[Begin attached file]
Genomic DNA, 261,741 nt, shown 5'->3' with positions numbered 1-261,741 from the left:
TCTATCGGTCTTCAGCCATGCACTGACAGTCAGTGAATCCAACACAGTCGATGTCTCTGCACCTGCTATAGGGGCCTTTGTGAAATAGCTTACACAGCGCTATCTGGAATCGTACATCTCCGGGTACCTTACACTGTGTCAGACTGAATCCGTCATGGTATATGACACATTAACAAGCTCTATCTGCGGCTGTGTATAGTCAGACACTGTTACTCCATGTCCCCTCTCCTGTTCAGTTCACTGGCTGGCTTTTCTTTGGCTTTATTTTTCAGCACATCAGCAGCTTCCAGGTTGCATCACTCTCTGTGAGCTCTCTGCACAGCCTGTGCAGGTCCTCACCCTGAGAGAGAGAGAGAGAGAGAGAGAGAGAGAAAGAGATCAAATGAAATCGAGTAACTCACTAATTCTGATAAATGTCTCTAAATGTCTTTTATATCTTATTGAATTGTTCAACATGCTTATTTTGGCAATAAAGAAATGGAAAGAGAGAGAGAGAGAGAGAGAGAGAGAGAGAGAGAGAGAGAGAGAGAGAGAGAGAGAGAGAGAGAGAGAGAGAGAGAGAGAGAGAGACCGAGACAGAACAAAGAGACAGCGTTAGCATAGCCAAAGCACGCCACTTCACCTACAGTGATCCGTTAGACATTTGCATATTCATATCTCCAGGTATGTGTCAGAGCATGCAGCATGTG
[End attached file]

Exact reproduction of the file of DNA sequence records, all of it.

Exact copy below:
Genomic DNA, 261,741 nt, shown 5'->3' with positions numbered 1-261,741 from the left:
TCTATCGGTCTTCAGCCATGCACTGACAGTCAGTGAATCCAACACAGTCGATGTCTCTGCACCTGCTATAGGGGCCTTTGTGAAATAGCTTACACAGCGCTATCTGGAATCGTACATCTCCGGGTACCTTACACTGTGTCAGACTGAATCCGTCATGGTATATGACACATTAACAAGCTCTATCTGCGGCTGTGTATAGTCAGACACTGTTACTCCATGTCCCCTCTCCTGTTCAGTTCACTGGCTGGCTTTTCTTTGGCTTTATTTTTCAGCACATCAGCAGCTTCCAGGTTGCATCACTCTCTGTGAGCTCTCTGCACAGCCTGTGCAGGTCCTCACCCTGAGAGAGAGAGAGAGAGAGAGAGAGAGAGAAAGAGATCAAATGAAATCGAGTAACTCACTAATTCTGATAAATGTCTCTAAATGTCTTTTATATCTTATTGAATTGTTCAACATGCTTATTTTGGCAATAAAGAAATGGAAAGAGAGAGAGAGAGAGAGAGAGAGAGAGAGAGAGAGAGAGAGAGAGAGAGAGAGAGAGAGAGAGAGAGAGAGAGAGAGAGAGAGAGACCGAGACAGAACAAAGAGACAGCGTTAGCATAGCCAAAGCACGCCACTTCACCTACAGTGATCCGTTAGACATTTGCATATTCATATCTCCAGGTATGTGTCAGAGCATGCAGCATGTG